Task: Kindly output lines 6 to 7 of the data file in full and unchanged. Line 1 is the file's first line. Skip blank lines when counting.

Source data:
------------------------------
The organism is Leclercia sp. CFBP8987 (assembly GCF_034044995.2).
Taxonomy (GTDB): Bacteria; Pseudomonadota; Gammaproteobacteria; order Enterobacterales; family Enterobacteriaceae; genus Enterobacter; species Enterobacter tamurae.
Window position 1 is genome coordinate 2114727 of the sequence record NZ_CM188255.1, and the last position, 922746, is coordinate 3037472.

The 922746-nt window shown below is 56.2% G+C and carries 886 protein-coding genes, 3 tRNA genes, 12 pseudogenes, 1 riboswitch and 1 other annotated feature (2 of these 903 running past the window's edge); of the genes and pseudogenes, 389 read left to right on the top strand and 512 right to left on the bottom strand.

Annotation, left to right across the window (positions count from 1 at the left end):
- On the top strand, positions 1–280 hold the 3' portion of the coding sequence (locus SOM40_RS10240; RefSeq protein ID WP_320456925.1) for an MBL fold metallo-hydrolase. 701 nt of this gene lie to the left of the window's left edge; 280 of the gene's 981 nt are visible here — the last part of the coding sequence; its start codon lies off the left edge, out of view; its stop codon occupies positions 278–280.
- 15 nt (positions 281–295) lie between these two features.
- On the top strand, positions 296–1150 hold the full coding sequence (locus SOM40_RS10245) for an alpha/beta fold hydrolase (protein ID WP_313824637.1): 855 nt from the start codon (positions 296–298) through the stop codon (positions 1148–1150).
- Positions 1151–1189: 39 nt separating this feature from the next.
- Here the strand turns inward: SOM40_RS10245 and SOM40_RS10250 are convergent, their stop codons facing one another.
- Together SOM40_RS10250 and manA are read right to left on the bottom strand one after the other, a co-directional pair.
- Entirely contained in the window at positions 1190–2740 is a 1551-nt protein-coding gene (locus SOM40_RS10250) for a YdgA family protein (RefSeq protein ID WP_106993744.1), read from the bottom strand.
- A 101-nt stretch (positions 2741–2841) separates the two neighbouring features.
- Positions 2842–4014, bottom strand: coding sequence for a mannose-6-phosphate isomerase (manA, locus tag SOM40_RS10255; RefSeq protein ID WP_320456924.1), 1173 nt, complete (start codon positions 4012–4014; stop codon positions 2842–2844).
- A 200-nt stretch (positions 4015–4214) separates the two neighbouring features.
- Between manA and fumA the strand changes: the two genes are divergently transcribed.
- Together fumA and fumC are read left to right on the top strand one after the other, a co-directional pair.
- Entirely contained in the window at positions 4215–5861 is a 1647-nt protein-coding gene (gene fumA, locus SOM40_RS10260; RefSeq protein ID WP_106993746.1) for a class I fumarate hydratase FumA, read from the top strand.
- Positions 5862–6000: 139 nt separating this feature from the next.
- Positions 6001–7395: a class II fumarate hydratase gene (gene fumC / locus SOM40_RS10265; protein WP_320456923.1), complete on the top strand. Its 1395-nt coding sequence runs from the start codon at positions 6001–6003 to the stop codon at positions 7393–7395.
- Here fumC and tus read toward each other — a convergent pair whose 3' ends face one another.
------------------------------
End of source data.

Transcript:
- On the top strand, positions 1–280 hold the 3' portion of the coding sequence (locus SOM40_RS10240; RefSeq protein ID WP_320456925.1) for an MBL fold metallo-hydrolase. 701 nt of this gene lie to the left of the window's left edge; 280 of the gene's 981 nt are visible here — the last part of the coding sequence; its start codon lies off the left edge, out of view; its stop codon occupies positions 278–280.
- 15 nt (positions 281–295) lie between these two features.